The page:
“What are the boundary mistakes that supervisors make and how do you fix them?” That’s the question I left you with at the end of Episode # 4.
A boundary is border or a limit. At work, boundaries are about acceptable behaviors that ensure:
- Work gets done the right way
- Individuals are treated with respect
- Policies and practices are followed consistently
- Employees conduct themselves courteously, professionally, and ethically
- The work environment is safe
Boundary setting and implementation are the job of every supervisor. It’s how you create a work environment where each employee has the opportunity to shine.
All kinds of problems arise when supervisors falter on boundary setting. Here are some typical mistakes to avoid.
Mistake 1: Boundary Abdication
The worst mistake is to abdicate your responsibility to establish and communicate clear boundaries.
When you don’t set boundaries, your employees will create their own and become self-supervising.
Consider this example:
A client of mine inherited a work group that had worked without behavioral boundaries for years. Several of her direct reports had previously repackaged their job duties to meet their own interests. They followed their own timetables for completing assignments, worked with whom they pleased and shunned others, and built allies in the company who believed they were following their supervisor’s lead. When my client implemented her boundaries, the workplace culture got on the right track in time.
A workplace without clear boundaries soon becomes dysfunctional.
Mistake 2: Moving Target Boundaries
Boundaries need to be consistent to be effective.
Anita is about five minutes late for work every day because she has to drop her child off at day care. Her supervisor lets this go, believing that it represents his support of women with children.
Charlie works with Anita. He’s five minutes late a couple times a week because, when he goes out with his buddies, he has a hard time getting up the next morning. The supervisor says nothing to Charlie but eventually writes that Charlie’s “often late for work” on his performance review. Charlie complains to HR, knowing Anita had been given a pass.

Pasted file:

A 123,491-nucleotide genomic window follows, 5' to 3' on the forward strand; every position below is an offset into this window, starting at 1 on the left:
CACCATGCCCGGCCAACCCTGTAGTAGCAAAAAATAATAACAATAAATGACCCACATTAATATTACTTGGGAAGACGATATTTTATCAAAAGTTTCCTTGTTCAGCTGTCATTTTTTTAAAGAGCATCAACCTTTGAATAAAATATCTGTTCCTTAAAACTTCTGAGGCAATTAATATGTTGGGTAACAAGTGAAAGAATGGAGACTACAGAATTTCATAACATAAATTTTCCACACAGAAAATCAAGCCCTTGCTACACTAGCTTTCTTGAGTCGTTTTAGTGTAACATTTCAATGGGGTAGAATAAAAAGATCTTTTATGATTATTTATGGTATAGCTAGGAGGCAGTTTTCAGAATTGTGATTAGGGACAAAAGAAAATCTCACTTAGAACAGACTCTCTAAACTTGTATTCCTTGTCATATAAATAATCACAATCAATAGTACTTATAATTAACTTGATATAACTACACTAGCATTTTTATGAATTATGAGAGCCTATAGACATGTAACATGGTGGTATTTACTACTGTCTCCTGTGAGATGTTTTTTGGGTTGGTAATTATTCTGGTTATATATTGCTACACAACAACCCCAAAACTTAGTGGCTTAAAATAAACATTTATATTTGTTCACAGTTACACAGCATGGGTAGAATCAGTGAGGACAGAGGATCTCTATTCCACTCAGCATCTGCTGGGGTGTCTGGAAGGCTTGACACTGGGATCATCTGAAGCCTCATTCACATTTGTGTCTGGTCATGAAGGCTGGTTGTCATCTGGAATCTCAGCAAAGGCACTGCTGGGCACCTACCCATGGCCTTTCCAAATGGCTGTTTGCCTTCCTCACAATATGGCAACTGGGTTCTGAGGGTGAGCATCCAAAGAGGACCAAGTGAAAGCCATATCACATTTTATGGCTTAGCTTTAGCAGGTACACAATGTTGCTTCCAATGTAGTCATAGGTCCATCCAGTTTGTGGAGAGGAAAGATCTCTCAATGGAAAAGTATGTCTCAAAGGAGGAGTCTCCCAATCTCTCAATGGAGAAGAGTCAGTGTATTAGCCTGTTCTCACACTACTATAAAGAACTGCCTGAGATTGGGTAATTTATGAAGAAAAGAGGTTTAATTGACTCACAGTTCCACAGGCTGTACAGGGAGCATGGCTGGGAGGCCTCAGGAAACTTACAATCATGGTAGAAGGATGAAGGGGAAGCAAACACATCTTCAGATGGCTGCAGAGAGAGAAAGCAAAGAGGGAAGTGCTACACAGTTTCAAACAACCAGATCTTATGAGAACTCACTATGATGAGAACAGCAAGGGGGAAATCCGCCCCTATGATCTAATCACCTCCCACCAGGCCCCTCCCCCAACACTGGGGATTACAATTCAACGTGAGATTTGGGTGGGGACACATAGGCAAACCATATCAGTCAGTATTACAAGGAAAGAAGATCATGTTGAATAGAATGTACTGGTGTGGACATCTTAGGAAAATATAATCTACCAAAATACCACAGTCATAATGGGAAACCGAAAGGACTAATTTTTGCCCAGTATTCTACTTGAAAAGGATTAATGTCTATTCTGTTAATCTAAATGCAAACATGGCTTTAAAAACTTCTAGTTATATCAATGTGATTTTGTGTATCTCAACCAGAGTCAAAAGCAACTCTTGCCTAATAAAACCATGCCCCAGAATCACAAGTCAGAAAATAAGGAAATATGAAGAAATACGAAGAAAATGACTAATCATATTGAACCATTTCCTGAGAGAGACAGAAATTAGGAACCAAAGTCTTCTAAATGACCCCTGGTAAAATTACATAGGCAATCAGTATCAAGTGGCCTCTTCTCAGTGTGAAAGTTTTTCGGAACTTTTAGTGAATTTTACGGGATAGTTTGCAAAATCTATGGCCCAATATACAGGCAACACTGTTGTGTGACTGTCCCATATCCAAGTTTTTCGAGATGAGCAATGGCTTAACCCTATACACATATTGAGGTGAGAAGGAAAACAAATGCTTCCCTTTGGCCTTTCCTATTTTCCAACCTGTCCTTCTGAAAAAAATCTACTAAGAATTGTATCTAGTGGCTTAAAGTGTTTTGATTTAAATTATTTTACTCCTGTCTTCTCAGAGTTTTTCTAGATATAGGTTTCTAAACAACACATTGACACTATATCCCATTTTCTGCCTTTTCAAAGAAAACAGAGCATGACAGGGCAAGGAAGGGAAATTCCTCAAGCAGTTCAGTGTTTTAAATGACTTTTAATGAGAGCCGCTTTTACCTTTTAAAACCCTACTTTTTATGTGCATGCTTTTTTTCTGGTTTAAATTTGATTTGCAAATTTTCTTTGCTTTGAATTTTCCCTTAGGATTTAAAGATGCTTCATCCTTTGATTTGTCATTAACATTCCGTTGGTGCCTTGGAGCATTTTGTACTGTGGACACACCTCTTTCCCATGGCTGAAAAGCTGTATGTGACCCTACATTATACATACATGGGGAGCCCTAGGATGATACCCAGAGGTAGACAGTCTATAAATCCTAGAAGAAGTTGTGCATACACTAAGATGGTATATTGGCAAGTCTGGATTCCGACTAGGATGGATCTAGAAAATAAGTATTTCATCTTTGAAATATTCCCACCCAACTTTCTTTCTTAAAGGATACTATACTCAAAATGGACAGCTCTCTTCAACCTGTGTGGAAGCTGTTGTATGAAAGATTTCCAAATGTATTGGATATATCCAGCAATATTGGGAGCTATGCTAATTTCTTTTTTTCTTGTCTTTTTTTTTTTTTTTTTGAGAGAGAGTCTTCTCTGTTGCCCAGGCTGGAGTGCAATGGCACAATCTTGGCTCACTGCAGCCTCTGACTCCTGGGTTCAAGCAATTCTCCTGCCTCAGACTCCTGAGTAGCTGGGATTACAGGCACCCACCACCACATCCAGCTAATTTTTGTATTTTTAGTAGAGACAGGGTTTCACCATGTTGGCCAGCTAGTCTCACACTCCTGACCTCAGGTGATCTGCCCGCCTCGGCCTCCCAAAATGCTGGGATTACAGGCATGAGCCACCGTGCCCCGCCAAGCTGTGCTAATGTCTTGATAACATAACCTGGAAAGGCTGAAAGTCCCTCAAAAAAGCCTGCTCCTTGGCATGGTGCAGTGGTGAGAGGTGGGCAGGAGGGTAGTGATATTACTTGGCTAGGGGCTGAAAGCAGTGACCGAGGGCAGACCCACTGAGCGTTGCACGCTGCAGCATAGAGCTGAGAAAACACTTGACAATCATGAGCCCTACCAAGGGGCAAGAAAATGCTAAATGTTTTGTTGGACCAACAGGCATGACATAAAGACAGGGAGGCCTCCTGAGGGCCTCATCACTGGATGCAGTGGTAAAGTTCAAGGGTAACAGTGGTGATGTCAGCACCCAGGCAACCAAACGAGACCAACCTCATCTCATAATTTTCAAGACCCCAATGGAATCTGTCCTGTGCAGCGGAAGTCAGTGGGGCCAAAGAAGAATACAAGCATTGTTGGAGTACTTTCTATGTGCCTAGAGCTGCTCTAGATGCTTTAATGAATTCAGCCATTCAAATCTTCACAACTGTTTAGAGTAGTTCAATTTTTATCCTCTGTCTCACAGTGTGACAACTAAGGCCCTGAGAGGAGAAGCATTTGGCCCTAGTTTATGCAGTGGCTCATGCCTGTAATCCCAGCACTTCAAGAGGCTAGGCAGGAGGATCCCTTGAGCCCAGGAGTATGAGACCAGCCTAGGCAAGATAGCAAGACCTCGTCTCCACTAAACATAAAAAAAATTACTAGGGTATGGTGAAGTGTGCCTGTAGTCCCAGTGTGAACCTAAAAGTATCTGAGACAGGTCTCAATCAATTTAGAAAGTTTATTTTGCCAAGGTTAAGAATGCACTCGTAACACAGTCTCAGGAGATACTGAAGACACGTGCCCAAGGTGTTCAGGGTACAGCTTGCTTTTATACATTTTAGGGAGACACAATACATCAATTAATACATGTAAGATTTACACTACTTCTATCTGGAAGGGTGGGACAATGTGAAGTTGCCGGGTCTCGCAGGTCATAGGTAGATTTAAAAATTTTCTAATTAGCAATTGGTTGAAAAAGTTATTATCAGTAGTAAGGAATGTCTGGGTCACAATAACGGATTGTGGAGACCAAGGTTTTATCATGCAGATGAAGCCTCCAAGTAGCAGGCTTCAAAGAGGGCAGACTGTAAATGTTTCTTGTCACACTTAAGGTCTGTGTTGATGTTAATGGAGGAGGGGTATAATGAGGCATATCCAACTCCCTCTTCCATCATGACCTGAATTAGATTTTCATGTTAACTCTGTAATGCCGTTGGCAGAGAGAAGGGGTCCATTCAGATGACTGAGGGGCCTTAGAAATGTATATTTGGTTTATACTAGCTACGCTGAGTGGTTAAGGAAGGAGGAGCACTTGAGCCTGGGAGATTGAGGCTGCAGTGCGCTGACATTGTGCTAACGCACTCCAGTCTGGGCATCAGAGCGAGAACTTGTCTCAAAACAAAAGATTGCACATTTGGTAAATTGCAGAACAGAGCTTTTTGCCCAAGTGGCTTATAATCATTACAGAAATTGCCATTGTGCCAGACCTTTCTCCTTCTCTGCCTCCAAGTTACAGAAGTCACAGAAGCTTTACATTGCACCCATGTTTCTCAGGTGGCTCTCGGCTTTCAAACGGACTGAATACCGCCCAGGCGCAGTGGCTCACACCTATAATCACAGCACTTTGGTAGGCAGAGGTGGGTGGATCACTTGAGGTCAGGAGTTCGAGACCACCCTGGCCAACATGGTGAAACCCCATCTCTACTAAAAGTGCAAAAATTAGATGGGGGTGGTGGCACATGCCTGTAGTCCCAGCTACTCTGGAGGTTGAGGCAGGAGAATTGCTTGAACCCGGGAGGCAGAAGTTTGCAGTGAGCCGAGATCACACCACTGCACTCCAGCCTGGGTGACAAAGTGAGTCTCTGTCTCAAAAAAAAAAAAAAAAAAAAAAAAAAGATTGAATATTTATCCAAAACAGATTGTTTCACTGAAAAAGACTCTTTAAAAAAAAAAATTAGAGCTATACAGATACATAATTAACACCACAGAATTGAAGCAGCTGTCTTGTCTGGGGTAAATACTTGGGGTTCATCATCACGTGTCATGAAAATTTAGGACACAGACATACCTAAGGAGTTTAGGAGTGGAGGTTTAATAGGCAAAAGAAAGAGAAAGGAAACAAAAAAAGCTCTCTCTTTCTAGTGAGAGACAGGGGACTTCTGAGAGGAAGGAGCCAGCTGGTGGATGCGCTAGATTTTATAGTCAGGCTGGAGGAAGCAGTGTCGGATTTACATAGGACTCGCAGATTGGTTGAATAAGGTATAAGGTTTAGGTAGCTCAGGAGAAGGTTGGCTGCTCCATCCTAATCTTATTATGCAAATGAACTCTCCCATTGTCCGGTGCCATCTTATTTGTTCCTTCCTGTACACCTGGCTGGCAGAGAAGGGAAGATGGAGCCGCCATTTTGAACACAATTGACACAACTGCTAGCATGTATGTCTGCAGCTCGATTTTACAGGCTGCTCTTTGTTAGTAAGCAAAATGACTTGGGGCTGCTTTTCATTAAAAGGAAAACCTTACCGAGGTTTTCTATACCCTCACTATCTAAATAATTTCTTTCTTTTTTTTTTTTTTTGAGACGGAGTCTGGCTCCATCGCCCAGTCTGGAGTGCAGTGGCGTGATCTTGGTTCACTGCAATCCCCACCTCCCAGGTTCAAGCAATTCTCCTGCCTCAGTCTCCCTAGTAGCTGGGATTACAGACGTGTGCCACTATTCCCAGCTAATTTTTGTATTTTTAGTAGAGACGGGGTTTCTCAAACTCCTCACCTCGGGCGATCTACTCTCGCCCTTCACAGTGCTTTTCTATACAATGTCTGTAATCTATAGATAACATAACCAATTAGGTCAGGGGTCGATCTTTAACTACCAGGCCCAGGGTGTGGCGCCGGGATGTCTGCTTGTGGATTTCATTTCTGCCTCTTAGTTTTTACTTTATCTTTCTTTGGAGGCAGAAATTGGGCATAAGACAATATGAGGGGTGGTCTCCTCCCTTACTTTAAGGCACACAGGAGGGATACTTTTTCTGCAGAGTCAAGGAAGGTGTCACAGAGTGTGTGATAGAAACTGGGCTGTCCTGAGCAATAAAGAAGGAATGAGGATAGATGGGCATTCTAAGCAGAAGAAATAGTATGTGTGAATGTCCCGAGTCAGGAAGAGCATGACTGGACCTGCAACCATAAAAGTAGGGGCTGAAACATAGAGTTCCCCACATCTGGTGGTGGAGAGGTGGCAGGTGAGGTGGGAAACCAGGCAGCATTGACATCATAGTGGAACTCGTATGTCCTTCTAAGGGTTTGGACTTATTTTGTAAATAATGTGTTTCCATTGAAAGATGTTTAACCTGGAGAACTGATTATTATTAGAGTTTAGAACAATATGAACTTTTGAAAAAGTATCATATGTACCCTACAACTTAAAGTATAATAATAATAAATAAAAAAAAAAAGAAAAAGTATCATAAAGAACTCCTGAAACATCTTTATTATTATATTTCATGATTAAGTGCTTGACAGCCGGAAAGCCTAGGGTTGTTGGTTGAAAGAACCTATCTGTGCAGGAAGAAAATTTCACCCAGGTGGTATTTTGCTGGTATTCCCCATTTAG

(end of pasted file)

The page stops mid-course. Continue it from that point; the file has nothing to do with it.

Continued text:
At work, late is late. So the boundary needs to be punctuality for all, because punctuality is about dependability and having all employees available for work.
Anita needs to set her alarm earlier and so does Charlie. Their live style choices outside of work aren’t the issue. Their commitment to getting to work on time is.
Mistake 3: Access Boundaries
A supervisor’s boundaries may turn to mush when certain employees feel like friends and it’s hard to say, “No,” to them.
If, as the supervisor, you’ve asked your employees to make an appointment with you when they have an idea to present or an issue to discuss, that means everyone. If your “friends” are allowed to pop into your office anytime, even just to joke around, while others are required to make an appointment, then it’s clear that your boundaries are for some but not all.
It doesn’t take much to create division, even clicks, in a work group. No-favorites boundaries help avoid that.
Mistake 4: Death-Grip Boundaries
Some supervisors are so unnerved by the potential unpredictability of employees that they set boundaries so tight around every conceivable situation that they squeeze the motivation out of their employees. Fear of loss of control can create a death-grip.
Instead of boundaries, these supervisors create endless hard-and-fast rules that become barriers to initiative and innovation. These insecure supervisors put employees in a vise and, in time, negative fallout and poor results will show.
Aids not obstacles
Effective supervising means adapting to conditions. That’s what makes setting boundaries so difficult in a rapidly changing workplace.
Supervision is as much art as it is method. Good supervisors understand their employees as individuals and as a team, creating boundaries that are aids and not obstacles. Often that starts with getting a good read on who your employees are and what they need.
So how do good supervisors get a correct read on their employees? We’ll tackle that question in Episode #6.